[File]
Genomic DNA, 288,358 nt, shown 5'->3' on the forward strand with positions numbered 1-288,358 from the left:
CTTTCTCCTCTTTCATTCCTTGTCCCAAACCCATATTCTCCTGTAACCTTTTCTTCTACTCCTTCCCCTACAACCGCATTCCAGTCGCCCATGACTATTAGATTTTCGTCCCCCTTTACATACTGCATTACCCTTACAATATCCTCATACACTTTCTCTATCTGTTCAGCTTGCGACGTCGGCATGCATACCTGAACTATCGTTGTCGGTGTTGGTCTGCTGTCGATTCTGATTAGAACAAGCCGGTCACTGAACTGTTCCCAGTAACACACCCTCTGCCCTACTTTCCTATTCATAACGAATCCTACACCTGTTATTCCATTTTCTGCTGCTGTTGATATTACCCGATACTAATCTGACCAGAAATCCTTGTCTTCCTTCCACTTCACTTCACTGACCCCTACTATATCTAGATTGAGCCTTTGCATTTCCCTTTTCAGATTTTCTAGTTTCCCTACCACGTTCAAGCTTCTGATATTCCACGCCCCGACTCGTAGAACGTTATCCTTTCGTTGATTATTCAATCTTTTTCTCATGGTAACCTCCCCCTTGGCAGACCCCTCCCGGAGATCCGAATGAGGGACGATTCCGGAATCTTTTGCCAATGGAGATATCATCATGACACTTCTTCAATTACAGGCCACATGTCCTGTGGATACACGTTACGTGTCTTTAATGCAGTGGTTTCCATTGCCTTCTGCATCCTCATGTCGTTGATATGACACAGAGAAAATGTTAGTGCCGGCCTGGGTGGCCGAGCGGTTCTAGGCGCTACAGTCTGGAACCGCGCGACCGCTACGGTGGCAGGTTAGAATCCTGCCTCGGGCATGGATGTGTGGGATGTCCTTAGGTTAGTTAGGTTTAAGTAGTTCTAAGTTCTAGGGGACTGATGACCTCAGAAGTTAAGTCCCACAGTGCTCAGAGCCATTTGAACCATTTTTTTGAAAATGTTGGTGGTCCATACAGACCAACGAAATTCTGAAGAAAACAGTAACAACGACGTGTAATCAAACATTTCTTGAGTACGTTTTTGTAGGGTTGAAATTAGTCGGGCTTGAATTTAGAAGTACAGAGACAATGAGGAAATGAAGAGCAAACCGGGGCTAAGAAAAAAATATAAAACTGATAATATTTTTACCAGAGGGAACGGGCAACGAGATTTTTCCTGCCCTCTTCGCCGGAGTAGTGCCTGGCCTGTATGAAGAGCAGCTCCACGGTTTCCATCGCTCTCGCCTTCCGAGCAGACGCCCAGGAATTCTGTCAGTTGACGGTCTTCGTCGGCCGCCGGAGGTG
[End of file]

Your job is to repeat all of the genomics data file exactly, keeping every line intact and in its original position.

Genomic DNA, 288,358 nt, shown 5'->3' on the forward strand with positions numbered 1-288,358 from the left:
CTTTCTCCTCTTTCATTCCTTGTCCCAAACCCATATTCTCCTGTAACCTTTTCTTCTACTCCTTCCCCTACAACCGCATTCCAGTCGCCCATGACTATTAGATTTTCGTCCCCCTTTACATACTGCATTACCCTTACAATATCCTCATACACTTTCTCTATCTGTTCAGCTTGCGACGTCGGCATGCATACCTGAACTATCGTTGTCGGTGTTGGTCTGCTGTCGATTCTGATTAGAACAAGCCGGTCACTGAACTGTTCCCAGTAACACACCCTCTGCCCTACTTTCCTATTCATAACGAATCCTACACCTGTTATTCCATTTTCTGCTGCTGTTGATATTACCCGATACTAATCTGACCAGAAATCCTTGTCTTCCTTCCACTTCACTTCACTGACCCCTACTATATCTAGATTGAGCCTTTGCATTTCCCTTTTCAGATTTTCTAGTTTCCCTACCACGTTCAAGCTTCTGATATTCCACGCCCCGACTCGTAGAACGTTATCCTTTCGTTGATTATTCAATCTTTTTCTCATGGTAACCTCCCCCTTGGCAGACCCCTCCCGGAGATCCGAATGAGGGACGATTCCGGAATCTTTTGCCAATGGAGATATCATCATGACACTTCTTCAATTACAGGCCACATGTCCTGTGGATACACGTTACGTGTCTTTAATGCAGTGGTTTCCATTGCCTTCTGCATCCTCATGTCGTTGATATGACACAGAGAAAATGTTAGTGCCGGCCTGGGTGGCCGAGCGGTTCTAGGCGCTACAGTCTGGAACCGCGCGACCGCTACGGTGGCAGGTTAGAATCCTGCCTCGGGCATGGATGTGTGGGATGTCCTTAGGTTAGTTAGGTTTAAGTAGTTCTAAGTTCTAGGGGACTGATGACCTCAGAAGTTAAGTCCCACAGTGCTCAGAGCCATTTGAACCATTTTTTTGAAAATGTTGGTGGTCCATACAGACCAACGAAATTCTGAAGAAAACAGTAACAACGACGTGTAATCAAACATTTCTTGAGTACGTTTTTGTAGGGTTGAAATTAGTCGGGCTTGAATTTAGAAGTACAGAGACAATGAGGAAATGAAGAGCAAACCGGGGCTAAGAAAAAAATATAAAACTGATAATATTTTTACCAGAGGGAACGGGCAACGAGATTTTTCCTGCCCTCTTCGCCGGAGTAGTGCCTGGCCTGTATGAAGAGCAGCTCCACGGTTTCCATCGCTCTCGCCTTCCGAGCAGACGCCCAGGAATTCTGTCAGTTGACGGTCTTCGTCGGCCGCCGGAGGTG